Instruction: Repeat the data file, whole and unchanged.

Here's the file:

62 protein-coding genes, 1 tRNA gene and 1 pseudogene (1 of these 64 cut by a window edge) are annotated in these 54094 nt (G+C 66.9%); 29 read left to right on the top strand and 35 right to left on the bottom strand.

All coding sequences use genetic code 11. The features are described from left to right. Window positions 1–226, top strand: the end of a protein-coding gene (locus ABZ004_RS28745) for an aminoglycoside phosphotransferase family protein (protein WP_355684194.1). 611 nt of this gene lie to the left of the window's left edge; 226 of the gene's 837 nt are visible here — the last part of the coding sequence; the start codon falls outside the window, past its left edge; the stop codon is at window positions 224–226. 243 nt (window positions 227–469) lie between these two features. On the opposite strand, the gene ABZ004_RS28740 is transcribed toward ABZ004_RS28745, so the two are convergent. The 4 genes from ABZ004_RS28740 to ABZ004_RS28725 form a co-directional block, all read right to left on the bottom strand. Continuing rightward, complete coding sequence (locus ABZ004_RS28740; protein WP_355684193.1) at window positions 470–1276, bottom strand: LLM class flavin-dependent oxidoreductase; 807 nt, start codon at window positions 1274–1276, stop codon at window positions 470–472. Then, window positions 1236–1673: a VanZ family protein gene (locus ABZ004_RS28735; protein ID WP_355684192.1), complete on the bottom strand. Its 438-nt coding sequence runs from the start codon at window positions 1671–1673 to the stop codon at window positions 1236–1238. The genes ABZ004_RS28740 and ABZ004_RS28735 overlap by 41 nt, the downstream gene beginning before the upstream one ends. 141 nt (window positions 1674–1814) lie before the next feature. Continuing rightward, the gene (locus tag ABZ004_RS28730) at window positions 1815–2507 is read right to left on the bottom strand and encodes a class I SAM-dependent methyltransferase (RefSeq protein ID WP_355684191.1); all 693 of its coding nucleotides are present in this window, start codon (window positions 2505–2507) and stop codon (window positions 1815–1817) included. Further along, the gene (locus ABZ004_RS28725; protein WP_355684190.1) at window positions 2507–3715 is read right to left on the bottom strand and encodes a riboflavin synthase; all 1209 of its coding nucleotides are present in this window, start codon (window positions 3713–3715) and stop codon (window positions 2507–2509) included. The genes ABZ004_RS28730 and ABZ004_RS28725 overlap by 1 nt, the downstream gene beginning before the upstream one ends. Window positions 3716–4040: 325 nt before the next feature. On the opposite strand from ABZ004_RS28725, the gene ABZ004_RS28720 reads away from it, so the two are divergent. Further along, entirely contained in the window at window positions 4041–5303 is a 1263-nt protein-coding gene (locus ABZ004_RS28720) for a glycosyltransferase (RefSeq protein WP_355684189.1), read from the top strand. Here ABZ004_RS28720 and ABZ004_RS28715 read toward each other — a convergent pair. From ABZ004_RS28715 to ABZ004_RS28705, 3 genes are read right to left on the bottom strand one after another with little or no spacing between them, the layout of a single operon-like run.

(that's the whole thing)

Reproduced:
62 protein-coding genes, 1 tRNA gene and 1 pseudogene (1 of these 64 cut by a window edge) are annotated in these 54094 nt (G+C 66.9%); 29 read left to right on the top strand and 35 right to left on the bottom strand.

All coding sequences use genetic code 11. The features are described from left to right. Window positions 1–226, top strand: the end of a protein-coding gene (locus ABZ004_RS28745) for an aminoglycoside phosphotransferase family protein (protein WP_355684194.1). 611 nt of this gene lie to the left of the window's left edge; 226 of the gene's 837 nt are visible here — the last part of the coding sequence; the start codon falls outside the window, past its left edge; the stop codon is at window positions 224–226. 243 nt (window positions 227–469) lie between these two features. On the opposite strand, the gene ABZ004_RS28740 is transcribed toward ABZ004_RS28745, so the two are convergent. The 4 genes from ABZ004_RS28740 to ABZ004_RS28725 form a co-directional block, all read right to left on the bottom strand. Continuing rightward, complete coding sequence (locus ABZ004_RS28740; protein WP_355684193.1) at window positions 470–1276, bottom strand: LLM class flavin-dependent oxidoreductase; 807 nt, start codon at window positions 1274–1276, stop codon at window positions 470–472. Then, window positions 1236–1673: a VanZ family protein gene (locus ABZ004_RS28735; protein ID WP_355684192.1), complete on the bottom strand. Its 438-nt coding sequence runs from the start codon at window positions 1671–1673 to the stop codon at window positions 1236–1238. The genes ABZ004_RS28740 and ABZ004_RS28735 overlap by 41 nt, the downstream gene beginning before the upstream one ends. 141 nt (window positions 1674–1814) lie before the next feature. Continuing rightward, the gene (locus tag ABZ004_RS28730) at window positions 1815–2507 is read right to left on the bottom strand and encodes a class I SAM-dependent methyltransferase (RefSeq protein ID WP_355684191.1); all 693 of its coding nucleotides are present in this window, start codon (window positions 2505–2507) and stop codon (window positions 1815–1817) included. Further along, the gene (locus ABZ004_RS28725; protein WP_355684190.1) at window positions 2507–3715 is read right to left on the bottom strand and encodes a riboflavin synthase; all 1209 of its coding nucleotides are present in this window, start codon (window positions 3713–3715) and stop codon (window positions 2507–2509) included. The genes ABZ004_RS28730 and ABZ004_RS28725 overlap by 1 nt, the downstream gene beginning before the upstream one ends. Window positions 3716–4040: 325 nt before the next feature. On the opposite strand from ABZ004_RS28725, the gene ABZ004_RS28720 reads away from it, so the two are divergent. Further along, entirely contained in the window at window positions 4041–5303 is a 1263-nt protein-coding gene (locus ABZ004_RS28720) for a glycosyltransferase (RefSeq protein WP_355684189.1), read from the top strand. Here ABZ004_RS28720 and ABZ004_RS28715 read toward each other — a convergent pair. From ABZ004_RS28715 to ABZ004_RS28705, 3 genes are read right to left on the bottom strand one after another with little or no spacing between them, the layout of a single operon-like run.